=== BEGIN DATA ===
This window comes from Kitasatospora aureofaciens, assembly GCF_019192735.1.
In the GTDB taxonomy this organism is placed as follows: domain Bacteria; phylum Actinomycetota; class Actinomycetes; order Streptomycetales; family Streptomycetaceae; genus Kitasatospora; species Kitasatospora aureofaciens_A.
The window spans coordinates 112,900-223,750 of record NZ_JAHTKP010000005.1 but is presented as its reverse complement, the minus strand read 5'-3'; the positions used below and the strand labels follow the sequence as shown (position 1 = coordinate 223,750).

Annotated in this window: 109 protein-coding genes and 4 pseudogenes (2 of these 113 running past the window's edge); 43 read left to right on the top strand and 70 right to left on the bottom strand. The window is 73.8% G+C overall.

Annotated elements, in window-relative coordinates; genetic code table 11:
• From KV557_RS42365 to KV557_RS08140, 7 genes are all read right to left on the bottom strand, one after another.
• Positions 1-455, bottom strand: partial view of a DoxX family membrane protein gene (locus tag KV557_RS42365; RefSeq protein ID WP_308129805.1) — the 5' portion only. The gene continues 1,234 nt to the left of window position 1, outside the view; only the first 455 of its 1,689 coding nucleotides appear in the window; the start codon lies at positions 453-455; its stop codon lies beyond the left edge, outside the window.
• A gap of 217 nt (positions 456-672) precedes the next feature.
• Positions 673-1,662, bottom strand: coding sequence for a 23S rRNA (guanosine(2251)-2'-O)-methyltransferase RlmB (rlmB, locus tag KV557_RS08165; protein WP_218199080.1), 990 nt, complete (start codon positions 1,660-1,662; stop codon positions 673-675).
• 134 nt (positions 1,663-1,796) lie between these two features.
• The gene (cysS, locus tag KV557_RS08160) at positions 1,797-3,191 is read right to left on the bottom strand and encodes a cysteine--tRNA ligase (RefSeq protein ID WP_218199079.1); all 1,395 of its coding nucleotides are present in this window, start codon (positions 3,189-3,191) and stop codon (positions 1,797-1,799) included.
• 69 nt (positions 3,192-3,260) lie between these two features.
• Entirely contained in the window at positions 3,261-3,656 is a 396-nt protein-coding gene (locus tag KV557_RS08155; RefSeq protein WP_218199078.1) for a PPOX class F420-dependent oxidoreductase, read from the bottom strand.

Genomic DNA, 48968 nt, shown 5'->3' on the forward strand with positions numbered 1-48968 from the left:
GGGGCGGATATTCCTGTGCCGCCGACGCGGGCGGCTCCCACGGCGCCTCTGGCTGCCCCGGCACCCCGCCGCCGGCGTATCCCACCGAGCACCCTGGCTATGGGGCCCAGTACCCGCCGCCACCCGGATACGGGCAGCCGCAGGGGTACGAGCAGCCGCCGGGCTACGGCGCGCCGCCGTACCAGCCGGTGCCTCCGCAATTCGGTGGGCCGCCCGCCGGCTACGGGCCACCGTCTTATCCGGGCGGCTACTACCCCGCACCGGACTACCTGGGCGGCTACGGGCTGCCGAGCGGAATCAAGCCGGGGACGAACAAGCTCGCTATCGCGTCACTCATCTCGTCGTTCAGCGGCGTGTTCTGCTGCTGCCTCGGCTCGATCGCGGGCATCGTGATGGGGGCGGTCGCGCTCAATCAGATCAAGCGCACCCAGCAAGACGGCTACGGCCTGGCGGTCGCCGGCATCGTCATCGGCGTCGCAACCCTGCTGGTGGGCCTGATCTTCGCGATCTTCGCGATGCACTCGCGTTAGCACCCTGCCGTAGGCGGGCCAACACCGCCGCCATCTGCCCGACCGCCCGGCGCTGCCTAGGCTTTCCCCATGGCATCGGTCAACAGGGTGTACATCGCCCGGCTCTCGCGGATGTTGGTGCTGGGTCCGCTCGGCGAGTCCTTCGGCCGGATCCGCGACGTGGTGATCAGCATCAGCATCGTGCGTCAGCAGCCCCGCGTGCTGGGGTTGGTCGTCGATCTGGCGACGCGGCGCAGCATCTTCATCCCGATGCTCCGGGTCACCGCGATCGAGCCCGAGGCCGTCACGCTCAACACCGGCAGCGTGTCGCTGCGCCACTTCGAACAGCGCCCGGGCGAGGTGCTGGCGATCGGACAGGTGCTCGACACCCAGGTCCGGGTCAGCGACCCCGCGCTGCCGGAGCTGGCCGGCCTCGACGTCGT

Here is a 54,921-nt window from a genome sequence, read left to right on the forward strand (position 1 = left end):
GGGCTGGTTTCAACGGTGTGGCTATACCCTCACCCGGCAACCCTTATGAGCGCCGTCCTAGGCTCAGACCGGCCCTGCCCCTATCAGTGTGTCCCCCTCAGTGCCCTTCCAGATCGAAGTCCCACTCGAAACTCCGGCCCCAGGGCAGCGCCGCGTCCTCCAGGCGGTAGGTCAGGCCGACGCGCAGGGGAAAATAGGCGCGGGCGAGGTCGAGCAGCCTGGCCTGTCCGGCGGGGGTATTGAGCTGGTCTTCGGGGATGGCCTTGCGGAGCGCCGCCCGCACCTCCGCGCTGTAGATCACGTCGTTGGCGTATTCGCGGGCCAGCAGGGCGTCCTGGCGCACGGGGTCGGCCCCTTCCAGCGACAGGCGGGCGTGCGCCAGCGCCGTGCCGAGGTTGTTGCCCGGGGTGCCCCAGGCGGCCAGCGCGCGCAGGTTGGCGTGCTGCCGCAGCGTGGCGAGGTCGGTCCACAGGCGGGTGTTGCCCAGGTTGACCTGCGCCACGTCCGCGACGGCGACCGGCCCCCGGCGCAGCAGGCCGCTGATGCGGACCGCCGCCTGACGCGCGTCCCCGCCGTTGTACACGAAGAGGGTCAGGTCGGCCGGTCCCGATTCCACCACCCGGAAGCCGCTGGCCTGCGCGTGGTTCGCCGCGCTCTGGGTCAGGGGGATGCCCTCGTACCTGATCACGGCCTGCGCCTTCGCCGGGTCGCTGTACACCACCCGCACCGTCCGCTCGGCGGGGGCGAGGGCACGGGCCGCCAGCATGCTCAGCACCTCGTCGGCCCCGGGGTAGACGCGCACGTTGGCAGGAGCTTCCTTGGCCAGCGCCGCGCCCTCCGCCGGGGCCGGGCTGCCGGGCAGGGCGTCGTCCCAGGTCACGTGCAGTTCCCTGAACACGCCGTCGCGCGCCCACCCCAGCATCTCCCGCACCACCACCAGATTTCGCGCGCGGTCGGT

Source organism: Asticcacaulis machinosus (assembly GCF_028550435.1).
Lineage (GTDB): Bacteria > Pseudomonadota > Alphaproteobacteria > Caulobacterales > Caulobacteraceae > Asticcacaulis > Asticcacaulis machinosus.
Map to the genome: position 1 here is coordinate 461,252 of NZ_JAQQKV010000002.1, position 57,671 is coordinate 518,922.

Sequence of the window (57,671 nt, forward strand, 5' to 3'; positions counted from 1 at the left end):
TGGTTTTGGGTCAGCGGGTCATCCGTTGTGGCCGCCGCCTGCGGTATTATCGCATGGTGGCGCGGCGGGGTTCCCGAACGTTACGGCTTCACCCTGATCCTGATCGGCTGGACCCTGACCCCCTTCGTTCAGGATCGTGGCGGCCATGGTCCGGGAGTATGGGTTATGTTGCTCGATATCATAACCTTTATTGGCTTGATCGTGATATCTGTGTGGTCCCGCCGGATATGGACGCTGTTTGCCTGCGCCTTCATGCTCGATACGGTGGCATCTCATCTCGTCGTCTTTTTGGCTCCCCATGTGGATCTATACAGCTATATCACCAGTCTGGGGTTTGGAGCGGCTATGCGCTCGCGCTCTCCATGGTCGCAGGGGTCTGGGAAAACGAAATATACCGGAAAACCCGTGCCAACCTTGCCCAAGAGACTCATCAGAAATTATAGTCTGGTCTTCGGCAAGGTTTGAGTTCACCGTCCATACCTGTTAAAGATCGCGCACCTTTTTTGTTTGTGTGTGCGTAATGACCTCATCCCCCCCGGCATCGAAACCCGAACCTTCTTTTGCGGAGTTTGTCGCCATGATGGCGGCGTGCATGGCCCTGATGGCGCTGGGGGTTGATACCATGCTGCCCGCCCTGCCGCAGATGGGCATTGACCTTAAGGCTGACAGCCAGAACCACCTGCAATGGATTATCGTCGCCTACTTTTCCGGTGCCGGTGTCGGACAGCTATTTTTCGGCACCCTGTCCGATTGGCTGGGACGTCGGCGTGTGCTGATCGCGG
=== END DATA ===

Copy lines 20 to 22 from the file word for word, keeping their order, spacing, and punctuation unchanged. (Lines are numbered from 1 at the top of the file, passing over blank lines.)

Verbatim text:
Map to the genome: position 1 here is coordinate 461,252 of NZ_JAQQKV010000002.1, position 57,671 is coordinate 518,922.

Sequence of the window (57,671 nt, forward strand, 5' to 3'; positions counted from 1 at the left end):
TGGTTTTGGGTCAGCGGGTCATCCGTTGTGGCCGCCGCCTGCGGTATTATCGCATGGTGGCGCGGCGGGGTTCCCGAACGTTACGGCTTCACCCTGATCCTGATCGGCTGGACCCTGACCCCCTTCGTTCAGGATCGTGGCGGCCATGGTCCGGGAGTATGGGTTATGTTGCTCGATATCATAACCTTTATTGGCTTGATCGTGATATCTGTGTGGTCCCGCCGGATATGGACGCTGTTTGCCTGCGCCTTCATGCTCGATACGGTGGCATCTCATCTCGTCGTCTTTTTGGCTCCCCATGTGGATCTATACAGCTATATCACCAGTCTGGGGTTTGGAGCGGCTATGCGCTCGCGCTCTCCATGGTCGCAGGGGTCTGGGAAAACGAAATATACCGGAAAACCCGTGCCAACCTTGCCCAAGAGACTCATCAGAAATTATAGTCTGGTCTTCGGCAAGGTTTGAGTTCACCGTCCATACCTGTTAAAGATCGCGCACCTTTTTTGTTTGTGTGTGCGTAATGACCTCATCCCCCCCGGCATCGAAACCCGAACCTTCTTTTGCGGAGTTTGTCGCCATGATGGCGGCGTGCATGGCCCTGATGGCGCTGGGGGTTGATACCATGCTGCCCGCCCTGCCGCAGATGGGCATTGACCTTAAGGCTGACAGCCAGAACCACCTGCAATGGATTATCGTCGCCTACTTTTCCGGTGCCGGTGTCGGACAGCTATTTTTCGGCACCCTGTCCGATTGGCTGGGACGTCGGCGTGTGCTGATCGCGG